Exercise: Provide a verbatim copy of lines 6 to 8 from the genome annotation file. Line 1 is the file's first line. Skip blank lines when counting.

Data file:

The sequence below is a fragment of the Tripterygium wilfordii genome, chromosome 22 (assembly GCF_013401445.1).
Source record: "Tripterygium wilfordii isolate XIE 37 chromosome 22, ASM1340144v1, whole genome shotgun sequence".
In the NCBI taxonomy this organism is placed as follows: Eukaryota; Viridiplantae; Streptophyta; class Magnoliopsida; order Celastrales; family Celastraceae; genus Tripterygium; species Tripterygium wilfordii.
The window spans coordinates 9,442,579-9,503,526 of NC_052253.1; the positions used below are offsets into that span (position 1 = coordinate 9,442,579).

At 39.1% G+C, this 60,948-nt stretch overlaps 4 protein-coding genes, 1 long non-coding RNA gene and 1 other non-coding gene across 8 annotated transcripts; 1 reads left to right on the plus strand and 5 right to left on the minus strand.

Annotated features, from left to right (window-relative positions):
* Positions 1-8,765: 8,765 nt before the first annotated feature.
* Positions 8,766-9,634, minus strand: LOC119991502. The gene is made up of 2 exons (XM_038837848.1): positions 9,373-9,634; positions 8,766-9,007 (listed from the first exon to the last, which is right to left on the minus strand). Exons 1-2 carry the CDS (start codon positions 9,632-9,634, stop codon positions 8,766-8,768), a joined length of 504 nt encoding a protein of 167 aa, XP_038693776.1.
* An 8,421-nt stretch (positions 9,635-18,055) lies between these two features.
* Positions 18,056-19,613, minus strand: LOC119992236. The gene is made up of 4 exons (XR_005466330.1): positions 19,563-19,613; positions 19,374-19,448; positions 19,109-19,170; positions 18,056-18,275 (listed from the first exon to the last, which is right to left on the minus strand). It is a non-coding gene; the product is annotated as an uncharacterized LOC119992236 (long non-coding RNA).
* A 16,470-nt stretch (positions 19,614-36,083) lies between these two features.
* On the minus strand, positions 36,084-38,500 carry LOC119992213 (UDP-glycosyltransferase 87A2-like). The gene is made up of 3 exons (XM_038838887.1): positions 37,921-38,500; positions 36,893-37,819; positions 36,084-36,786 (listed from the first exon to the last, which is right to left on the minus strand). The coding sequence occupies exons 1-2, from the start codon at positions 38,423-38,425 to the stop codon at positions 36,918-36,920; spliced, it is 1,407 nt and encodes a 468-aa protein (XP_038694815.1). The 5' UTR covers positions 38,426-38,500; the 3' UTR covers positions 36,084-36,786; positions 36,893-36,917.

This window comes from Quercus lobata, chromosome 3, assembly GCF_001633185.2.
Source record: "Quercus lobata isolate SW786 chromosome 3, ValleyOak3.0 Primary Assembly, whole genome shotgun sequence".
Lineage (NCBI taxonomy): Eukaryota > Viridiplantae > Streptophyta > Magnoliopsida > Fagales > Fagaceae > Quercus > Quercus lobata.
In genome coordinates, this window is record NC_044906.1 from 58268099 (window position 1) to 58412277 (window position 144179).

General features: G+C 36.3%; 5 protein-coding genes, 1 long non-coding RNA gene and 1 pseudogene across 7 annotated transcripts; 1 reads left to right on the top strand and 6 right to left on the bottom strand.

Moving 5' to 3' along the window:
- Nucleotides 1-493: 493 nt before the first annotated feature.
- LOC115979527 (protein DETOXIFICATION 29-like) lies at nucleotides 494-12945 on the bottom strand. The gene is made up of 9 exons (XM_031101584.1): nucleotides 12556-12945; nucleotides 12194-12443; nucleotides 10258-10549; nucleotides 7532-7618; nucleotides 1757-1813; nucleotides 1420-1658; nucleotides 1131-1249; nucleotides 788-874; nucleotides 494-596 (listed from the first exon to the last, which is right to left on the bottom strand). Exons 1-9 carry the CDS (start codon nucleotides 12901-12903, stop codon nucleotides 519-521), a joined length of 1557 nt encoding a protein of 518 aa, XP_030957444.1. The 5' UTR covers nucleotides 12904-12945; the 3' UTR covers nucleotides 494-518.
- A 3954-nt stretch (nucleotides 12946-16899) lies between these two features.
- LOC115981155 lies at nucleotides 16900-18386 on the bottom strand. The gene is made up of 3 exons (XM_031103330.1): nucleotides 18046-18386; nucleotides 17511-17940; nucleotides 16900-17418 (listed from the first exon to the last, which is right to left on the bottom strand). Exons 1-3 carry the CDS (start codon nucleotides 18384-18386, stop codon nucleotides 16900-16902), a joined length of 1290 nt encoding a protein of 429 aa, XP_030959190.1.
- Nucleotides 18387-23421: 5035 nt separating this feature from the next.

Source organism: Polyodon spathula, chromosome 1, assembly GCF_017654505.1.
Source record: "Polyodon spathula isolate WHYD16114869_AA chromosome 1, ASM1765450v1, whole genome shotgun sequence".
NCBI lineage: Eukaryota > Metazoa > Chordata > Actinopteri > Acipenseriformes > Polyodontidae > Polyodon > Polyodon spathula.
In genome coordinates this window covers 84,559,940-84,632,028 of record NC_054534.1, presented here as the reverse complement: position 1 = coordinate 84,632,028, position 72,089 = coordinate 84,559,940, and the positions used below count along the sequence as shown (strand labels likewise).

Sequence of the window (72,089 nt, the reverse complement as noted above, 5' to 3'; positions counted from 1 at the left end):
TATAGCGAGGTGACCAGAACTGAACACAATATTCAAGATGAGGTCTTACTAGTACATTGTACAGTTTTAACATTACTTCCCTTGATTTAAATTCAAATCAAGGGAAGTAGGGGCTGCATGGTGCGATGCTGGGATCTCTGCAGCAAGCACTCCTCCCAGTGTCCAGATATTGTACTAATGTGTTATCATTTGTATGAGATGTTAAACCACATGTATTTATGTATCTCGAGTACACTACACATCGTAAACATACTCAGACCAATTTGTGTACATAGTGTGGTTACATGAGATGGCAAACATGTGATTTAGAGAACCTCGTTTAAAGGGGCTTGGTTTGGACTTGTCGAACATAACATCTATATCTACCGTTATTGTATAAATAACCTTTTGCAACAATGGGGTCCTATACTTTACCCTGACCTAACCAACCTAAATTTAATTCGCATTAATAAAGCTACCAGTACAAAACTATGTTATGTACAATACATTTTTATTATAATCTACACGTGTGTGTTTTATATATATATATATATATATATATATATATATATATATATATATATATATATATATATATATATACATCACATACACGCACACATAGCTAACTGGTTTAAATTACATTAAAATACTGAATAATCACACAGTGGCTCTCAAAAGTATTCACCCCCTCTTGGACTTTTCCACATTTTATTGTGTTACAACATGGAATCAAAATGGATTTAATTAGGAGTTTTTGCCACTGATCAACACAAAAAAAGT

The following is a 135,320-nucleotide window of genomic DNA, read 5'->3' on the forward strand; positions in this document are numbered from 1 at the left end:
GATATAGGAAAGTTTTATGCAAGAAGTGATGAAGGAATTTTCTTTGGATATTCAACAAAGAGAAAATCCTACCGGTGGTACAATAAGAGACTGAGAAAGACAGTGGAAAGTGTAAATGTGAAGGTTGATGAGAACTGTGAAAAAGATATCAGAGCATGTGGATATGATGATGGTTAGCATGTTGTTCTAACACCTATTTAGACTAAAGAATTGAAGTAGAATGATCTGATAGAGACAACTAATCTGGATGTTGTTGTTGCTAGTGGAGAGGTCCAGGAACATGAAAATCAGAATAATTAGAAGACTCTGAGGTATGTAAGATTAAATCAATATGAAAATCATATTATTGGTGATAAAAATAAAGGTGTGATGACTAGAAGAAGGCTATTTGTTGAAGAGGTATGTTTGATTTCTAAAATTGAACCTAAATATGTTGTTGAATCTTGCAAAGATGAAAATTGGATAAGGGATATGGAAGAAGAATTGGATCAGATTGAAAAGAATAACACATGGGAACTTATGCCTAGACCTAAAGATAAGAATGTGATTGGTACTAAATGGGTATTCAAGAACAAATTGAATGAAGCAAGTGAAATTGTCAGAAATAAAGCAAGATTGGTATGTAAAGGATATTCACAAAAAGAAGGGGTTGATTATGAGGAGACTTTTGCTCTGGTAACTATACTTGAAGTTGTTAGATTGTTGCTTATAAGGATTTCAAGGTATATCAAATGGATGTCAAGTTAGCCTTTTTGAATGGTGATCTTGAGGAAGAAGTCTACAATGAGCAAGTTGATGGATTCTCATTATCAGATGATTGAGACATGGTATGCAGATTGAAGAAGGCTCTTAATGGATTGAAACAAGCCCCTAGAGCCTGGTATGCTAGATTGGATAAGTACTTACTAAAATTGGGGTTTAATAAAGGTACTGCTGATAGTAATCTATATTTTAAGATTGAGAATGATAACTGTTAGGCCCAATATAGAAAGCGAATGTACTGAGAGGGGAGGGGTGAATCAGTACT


Annotated features, from left to right (window-relative positions):
* Positions 1-8,765: 8,765 nt before the first annotated feature.
* Positions 8,766-9,634, minus strand: LOC119991502. The gene is made up of 2 exons (XM_038837848.1): positions 9,373-9,634; positions 8,766-9,007 (listed from the first exon to the last, which is right to left on the minus strand). Exons 1-2 carry the CDS (start codon positions 9,632-9,634, stop codon positions 8,766-8,768), a joined length of 504 nt encoding a protein of 167 aa, XP_038693776.1.